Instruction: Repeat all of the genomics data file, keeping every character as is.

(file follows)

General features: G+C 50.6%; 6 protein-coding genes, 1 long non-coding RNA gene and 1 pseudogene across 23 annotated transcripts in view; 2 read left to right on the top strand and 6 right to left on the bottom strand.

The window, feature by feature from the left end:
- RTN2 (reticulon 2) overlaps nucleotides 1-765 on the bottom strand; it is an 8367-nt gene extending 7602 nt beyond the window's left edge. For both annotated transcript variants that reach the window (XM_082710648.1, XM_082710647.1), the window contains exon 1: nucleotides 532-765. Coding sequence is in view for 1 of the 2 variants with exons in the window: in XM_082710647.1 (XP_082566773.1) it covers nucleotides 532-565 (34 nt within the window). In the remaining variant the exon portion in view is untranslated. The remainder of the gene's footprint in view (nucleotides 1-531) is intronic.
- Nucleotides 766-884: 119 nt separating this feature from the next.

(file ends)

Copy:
General features: G+C 50.6%; 6 protein-coding genes, 1 long non-coding RNA gene and 1 pseudogene across 23 annotated transcripts in view; 2 read left to right on the top strand and 6 right to left on the bottom strand.

The window, feature by feature from the left end:
- RTN2 (reticulon 2) overlaps nucleotides 1-765 on the bottom strand; it is an 8367-nt gene extending 7602 nt beyond the window's left edge. For both annotated transcript variants that reach the window (XM_082710648.1, XM_082710647.1), the window contains exon 1: nucleotides 532-765. Coding sequence is in view for 1 of the 2 variants with exons in the window: in XM_082710647.1 (XP_082566773.1) it covers nucleotides 532-565 (34 nt within the window). In the remaining variant the exon portion in view is untranslated. The remainder of the gene's footprint in view (nucleotides 1-531) is intronic.
- Nucleotides 766-884: 119 nt separating this feature from the next.